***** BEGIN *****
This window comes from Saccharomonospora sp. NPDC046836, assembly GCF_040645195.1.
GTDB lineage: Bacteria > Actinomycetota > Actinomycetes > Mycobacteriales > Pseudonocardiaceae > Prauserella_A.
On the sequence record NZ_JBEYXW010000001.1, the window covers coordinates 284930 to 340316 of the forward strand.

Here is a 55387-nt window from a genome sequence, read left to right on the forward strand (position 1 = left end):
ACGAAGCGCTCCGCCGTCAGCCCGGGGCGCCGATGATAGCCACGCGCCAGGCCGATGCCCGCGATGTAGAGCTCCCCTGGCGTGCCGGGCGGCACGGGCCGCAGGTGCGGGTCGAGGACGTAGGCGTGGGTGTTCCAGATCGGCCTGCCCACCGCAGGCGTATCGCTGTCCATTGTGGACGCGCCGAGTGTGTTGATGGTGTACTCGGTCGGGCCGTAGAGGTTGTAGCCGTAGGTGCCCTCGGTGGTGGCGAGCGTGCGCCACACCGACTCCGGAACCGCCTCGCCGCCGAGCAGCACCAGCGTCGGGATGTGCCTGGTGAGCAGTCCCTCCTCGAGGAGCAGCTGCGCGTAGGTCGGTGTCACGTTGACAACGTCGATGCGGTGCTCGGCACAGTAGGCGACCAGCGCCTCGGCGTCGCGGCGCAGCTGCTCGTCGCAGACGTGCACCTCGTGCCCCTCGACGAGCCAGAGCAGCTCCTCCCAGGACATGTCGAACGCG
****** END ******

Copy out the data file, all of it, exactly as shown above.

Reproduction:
This window comes from Saccharomonospora sp. NPDC046836, assembly GCF_040645195.1.
GTDB lineage: Bacteria > Actinomycetota > Actinomycetes > Mycobacteriales > Pseudonocardiaceae > Prauserella_A.
On the sequence record NZ_JBEYXW010000001.1, the window covers coordinates 284930 to 340316 of the forward strand.

Here is a 55387-nt window from a genome sequence, read left to right on the forward strand (position 1 = left end):
ACGAAGCGCTCCGCCGTCAGCCCGGGGCGCCGATGATAGCCACGCGCCAGGCCGATGCCCGCGATGTAGAGCTCCCCTGGCGTGCCGGGCGGCACGGGCCGCAGGTGCGGGTCGAGGACGTAGGCGTGGGTGTTCCAGATCGGCCTGCCCACCGCAGGCGTATCGCTGTCCATTGTGGACGCGCCGAGTGTGTTGATGGTGTACTCGGTCGGGCCGTAGAGGTTGTAGCCGTAGGTGCCCTCGGTGGTGGCGAGCGTGCGCCACACCGACTCCGGAACCGCCTCGCCGCCGAGCAGCACCAGCGTCGGGATGTGCCTGGTGAGCAGTCCCTCCTCGAGGAGCAGCTGCGCGTAGGTCGGTGTCACGTTGACAACGTCGATGCGGTGCTCGGCACAGTAGGCGACCAGCGCCTCGGCGTCGCGGCGCAGCTGCTCGTCGCAGACGTGCACCTCGTGCCCCTCGACGAGCCAGAGCAGCTCCTCCCAGGACATGTCGAACGCG